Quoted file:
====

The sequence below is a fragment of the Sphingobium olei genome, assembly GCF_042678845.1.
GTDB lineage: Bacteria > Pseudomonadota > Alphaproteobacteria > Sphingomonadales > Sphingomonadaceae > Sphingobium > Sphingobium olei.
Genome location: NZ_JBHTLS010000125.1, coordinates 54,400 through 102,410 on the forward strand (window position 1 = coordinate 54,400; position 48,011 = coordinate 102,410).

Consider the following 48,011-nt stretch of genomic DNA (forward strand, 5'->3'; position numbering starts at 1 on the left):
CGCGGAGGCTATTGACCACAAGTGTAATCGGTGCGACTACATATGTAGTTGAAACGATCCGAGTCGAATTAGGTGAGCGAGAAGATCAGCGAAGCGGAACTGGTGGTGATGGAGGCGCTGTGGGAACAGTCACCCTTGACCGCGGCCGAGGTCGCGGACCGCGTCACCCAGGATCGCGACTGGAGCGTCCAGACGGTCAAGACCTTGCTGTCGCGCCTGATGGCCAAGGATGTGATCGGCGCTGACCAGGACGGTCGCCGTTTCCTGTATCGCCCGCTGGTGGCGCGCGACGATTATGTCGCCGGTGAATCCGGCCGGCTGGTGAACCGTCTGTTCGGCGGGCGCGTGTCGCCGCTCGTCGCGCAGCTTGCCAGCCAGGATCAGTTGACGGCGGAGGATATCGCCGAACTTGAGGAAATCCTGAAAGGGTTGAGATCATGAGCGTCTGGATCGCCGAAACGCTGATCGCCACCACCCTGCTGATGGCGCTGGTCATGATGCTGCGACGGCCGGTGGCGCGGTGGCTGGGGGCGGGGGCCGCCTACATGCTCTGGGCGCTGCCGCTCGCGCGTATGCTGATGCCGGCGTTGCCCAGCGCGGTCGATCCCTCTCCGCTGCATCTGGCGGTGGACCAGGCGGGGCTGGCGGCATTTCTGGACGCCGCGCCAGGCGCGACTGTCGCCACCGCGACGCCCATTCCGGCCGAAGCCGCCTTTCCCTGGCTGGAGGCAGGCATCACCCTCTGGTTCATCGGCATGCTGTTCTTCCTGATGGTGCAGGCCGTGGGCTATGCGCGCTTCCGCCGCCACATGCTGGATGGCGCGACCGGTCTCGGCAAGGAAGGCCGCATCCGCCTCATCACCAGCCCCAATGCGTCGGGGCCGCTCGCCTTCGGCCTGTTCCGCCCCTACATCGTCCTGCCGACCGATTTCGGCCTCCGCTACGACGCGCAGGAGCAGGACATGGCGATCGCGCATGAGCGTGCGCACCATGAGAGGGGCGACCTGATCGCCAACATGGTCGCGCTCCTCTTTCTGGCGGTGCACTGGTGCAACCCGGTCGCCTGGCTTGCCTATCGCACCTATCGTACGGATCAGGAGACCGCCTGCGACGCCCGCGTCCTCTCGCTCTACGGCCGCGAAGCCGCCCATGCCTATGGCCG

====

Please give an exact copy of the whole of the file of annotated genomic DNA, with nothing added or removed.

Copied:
The sequence below is a fragment of the Sphingobium olei genome, assembly GCF_042678845.1.
GTDB lineage: Bacteria > Pseudomonadota > Alphaproteobacteria > Sphingomonadales > Sphingomonadaceae > Sphingobium > Sphingobium olei.
Genome location: NZ_JBHTLS010000125.1, coordinates 54,400 through 102,410 on the forward strand (window position 1 = coordinate 54,400; position 48,011 = coordinate 102,410).

Consider the following 48,011-nt stretch of genomic DNA (forward strand, 5'->3'; position numbering starts at 1 on the left):
CGCGGAGGCTATTGACCACAAGTGTAATCGGTGCGACTACATATGTAGTTGAAACGATCCGAGTCGAATTAGGTGAGCGAGAAGATCAGCGAAGCGGAACTGGTGGTGATGGAGGCGCTGTGGGAACAGTCACCCTTGACCGCGGCCGAGGTCGCGGACCGCGTCACCCAGGATCGCGACTGGAGCGTCCAGACGGTCAAGACCTTGCTGTCGCGCCTGATGGCCAAGGATGTGATCGGCGCTGACCAGGACGGTCGCCGTTTCCTGTATCGCCCGCTGGTGGCGCGCGACGATTATGTCGCCGGTGAATCCGGCCGGCTGGTGAACCGTCTGTTCGGCGGGCGCGTGTCGCCGCTCGTCGCGCAGCTTGCCAGCCAGGATCAGTTGACGGCGGAGGATATCGCCGAACTTGAGGAAATCCTGAAAGGGTTGAGATCATGAGCGTCTGGATCGCCGAAACGCTGATCGCCACCACCCTGCTGATGGCGCTGGTCATGATGCTGCGACGGCCGGTGGCGCGGTGGCTGGGGGCGGGGGCCGCCTACATGCTCTGGGCGCTGCCGCTCGCGCGTATGCTGATGCCGGCGTTGCCCAGCGCGGTCGATCCCTCTCCGCTGCATCTGGCGGTGGACCAGGCGGGGCTGGCGGCATTTCTGGACGCCGCGCCAGGCGCGACTGTCGCCACCGCGACGCCCATTCCGGCCGAAGCCGCCTTTCCCTGGCTGGAGGCAGGCATCACCCTCTGGTTCATCGGCATGCTGTTCTTCCTGATGGTGCAGGCCGTGGGCTATGCGCGCTTCCGCCGCCACATGCTGGATGGCGCGACCGGTCTCGGCAAGGAAGGCCGCATCCGCCTCATCACCAGCCCCAATGCGTCGGGGCCGCTCGCCTTCGGCCTGTTCCGCCCCTACATCGTCCTGCCGACCGATTTCGGCCTCCGCTACGACGCGCAGGAGCAGGACATGGCGATCGCGCATGAGCGTGCGCACCATGAGAGGGGCGACCTGATCGCCAACATGGTCGCGCTCCTCTTTCTGGCGGTGCACTGGTGCAACCCGGTCGCCTGGCTTGCCTATCGCACCTATCGTACGGATCAGGAGACCGCCTGCGACGCCCGCGTCCTCTCGCTCTACGGCCGCGAAGCCGCCCATGCCTATGGCCG